What is a Cost Structure?

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  • Written By: Malcolm Tatum
  • Edited By: Bronwyn Harris
  • Last Modified Date: 05 May 2020
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Cost structures are simply the identification of how costs associated with the production of a good or service are distributed throughout the process. While some think of this structure as referring only to the finances utilized in the production process, a true one will also take into consideration the use of all types of resources along the way. This can include costs such as labor and utilities, as well as back end costs like sales and marketing expenses.

When attempting to create a reasonable picture of the cost structure associated with the production of any type of good or service, the first step is to understand each individual step that occurs. This begins with the development of the idea for the product, the acquisition of raw materials, and the creation of production facilities that are used to create the end product. At the same time, this structure will address all labor costs associated with each step. This will include not only the expense of wages and salaries, but also ancillary benefits offered to employees, such as vacation, retirement, and health benefits. Essentially, any expense that is incurred to ensure all the necessary components for production are in place will be part of the cost structure.

However, the components of an effective cost structure do not end when the good or service is produced. There are still the matters of storage, marketing and sales, and the conveyance of the product to the consumer. This means that the structure must also include warehousing costs incurred while the product awaits sale, all costs associated with marketing and selling the product, and the transportation and transaction costs that are incurred while delivering the product to a buyer.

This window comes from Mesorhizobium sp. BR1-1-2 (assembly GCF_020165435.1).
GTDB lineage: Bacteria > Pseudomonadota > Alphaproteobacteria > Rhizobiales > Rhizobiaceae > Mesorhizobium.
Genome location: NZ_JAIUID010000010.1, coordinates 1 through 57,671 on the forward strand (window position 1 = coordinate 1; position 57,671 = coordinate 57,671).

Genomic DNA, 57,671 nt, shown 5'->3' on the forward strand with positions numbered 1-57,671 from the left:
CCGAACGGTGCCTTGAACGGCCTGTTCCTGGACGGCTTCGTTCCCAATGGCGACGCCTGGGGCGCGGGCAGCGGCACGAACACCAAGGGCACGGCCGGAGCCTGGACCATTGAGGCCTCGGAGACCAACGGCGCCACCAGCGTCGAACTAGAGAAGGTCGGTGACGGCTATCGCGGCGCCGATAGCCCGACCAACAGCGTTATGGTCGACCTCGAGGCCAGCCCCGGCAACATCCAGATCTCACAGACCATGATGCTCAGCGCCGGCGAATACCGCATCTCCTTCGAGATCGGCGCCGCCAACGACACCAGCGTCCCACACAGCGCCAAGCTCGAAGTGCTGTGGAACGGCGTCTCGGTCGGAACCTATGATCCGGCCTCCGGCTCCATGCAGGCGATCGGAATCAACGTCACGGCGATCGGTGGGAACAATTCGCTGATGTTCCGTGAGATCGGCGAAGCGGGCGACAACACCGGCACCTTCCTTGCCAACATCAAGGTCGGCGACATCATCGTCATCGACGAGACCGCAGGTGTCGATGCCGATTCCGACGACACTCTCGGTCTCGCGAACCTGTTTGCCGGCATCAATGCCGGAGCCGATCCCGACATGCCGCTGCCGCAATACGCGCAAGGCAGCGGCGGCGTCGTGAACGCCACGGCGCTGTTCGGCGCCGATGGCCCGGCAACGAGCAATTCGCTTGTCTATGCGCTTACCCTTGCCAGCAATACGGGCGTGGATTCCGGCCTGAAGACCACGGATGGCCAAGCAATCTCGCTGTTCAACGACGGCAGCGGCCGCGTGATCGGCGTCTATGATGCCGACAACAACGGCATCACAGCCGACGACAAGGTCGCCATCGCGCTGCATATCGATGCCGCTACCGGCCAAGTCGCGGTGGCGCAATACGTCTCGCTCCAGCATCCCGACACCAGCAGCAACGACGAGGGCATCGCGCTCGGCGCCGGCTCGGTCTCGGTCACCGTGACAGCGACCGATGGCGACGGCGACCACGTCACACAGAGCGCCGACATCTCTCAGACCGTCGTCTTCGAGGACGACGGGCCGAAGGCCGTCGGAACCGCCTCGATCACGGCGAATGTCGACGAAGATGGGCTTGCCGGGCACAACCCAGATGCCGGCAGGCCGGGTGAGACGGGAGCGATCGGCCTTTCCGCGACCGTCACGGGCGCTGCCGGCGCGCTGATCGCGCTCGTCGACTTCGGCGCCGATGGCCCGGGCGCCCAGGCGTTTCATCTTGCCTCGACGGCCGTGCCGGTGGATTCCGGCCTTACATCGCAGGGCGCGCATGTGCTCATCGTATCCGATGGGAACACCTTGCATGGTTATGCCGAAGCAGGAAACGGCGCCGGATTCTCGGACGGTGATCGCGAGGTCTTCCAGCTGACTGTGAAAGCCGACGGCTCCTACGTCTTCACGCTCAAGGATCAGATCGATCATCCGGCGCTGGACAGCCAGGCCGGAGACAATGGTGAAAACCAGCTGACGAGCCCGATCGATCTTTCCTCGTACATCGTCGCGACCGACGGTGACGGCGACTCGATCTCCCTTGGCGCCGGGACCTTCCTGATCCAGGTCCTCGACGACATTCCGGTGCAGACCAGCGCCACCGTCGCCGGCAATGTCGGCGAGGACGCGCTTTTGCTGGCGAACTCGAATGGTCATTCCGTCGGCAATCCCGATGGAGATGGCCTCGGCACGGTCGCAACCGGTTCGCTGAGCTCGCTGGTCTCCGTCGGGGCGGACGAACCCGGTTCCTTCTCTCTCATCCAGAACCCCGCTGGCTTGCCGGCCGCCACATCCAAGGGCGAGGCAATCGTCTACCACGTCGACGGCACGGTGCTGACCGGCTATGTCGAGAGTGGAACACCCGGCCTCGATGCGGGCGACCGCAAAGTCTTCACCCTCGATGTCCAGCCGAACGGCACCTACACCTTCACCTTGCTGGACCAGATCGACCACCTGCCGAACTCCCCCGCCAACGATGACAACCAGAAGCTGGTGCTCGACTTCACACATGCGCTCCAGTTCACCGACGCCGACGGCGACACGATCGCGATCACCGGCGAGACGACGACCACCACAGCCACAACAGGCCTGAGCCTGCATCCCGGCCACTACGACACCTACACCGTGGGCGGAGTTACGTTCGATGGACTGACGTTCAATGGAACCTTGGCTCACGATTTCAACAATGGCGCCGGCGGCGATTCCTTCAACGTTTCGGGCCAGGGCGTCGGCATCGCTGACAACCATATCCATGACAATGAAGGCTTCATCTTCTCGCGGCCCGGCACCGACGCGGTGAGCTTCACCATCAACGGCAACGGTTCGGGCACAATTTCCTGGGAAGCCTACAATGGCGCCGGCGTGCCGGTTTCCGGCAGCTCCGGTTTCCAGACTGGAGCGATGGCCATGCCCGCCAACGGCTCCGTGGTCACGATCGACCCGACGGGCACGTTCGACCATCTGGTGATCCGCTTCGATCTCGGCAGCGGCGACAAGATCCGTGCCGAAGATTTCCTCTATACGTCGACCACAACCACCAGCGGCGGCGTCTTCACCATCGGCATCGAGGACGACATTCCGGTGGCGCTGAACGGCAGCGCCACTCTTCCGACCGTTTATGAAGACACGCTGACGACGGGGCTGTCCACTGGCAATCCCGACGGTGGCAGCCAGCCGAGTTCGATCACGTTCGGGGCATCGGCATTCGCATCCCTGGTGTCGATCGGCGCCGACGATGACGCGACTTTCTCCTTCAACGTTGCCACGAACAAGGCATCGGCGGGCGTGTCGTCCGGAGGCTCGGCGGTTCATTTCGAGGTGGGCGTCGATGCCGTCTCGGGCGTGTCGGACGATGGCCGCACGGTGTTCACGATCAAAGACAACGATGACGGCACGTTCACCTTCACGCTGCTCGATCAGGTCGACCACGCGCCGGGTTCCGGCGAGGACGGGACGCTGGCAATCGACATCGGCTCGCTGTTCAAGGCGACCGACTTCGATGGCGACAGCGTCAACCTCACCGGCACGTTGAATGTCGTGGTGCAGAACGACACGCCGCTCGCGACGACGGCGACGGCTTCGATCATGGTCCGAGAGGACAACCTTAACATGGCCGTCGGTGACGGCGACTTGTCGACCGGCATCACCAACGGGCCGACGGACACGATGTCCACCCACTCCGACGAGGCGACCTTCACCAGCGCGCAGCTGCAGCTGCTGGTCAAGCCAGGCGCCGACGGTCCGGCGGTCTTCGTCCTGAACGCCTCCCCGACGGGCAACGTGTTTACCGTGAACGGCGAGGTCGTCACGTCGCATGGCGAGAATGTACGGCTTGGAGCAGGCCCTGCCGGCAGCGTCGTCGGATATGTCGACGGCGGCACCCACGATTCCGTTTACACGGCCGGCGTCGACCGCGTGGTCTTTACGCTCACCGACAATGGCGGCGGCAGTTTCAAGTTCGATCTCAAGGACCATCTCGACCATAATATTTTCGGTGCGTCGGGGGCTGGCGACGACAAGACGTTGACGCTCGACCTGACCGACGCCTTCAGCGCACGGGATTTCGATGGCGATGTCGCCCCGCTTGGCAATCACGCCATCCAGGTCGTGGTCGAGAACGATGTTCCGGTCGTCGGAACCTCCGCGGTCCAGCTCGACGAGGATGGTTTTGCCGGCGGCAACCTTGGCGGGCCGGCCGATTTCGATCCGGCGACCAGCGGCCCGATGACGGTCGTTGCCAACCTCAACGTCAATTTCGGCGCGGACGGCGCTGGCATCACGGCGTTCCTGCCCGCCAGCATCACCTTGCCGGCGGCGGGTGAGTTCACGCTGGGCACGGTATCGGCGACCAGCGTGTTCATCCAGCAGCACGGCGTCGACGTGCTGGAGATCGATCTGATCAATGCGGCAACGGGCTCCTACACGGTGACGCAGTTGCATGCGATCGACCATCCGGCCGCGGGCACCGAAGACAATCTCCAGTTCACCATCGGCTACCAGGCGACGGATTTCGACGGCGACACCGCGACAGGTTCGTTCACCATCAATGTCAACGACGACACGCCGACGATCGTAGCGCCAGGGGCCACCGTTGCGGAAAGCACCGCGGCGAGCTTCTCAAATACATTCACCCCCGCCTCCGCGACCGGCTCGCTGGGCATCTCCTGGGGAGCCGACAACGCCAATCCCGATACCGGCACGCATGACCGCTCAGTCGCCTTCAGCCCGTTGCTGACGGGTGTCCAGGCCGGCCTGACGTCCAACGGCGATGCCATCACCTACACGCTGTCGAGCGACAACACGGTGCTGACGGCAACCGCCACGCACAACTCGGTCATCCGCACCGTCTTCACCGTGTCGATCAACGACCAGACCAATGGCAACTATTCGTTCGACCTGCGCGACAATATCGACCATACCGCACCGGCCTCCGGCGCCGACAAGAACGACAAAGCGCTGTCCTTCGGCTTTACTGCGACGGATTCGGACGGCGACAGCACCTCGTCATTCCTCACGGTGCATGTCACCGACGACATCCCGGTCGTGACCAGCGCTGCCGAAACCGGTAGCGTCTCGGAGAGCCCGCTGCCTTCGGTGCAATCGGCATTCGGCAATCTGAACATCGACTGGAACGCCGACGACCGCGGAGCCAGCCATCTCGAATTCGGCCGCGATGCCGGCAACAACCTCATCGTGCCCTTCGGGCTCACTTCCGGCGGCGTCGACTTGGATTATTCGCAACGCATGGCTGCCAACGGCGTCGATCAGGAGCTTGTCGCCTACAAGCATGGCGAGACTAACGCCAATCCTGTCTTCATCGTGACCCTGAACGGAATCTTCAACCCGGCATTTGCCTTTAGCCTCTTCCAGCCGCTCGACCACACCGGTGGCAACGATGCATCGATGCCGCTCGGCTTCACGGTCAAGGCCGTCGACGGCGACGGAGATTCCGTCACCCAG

Analyzing all these factors as part of determining the current cost structure yield two important benefits for the producer. First, the current condition of the cost structure aids in helping to determine the unit price for each product produced. Obviously, the unit cost must exceed the actual expense of producing the product, or the company will soon be out of business. Second, evaluating the expenses that make up the cost structure can often help identify points along the process that can be refined for greater efficiency, or at least a more responsible use of the resources on hand. This aspect can also impact the final unit cost, and possibly help to increase the profit margin on each unit produced.

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Post 4

What is the cost structure of microsoft?

Post 2

The producer of the product in question has the final say on the overall cost structure, since the producer can determine where to buy raw materials and what is necessary in the way of labor, equipment and other factors that contribute to the cost.

Post 1

Who determines the product cost structure?

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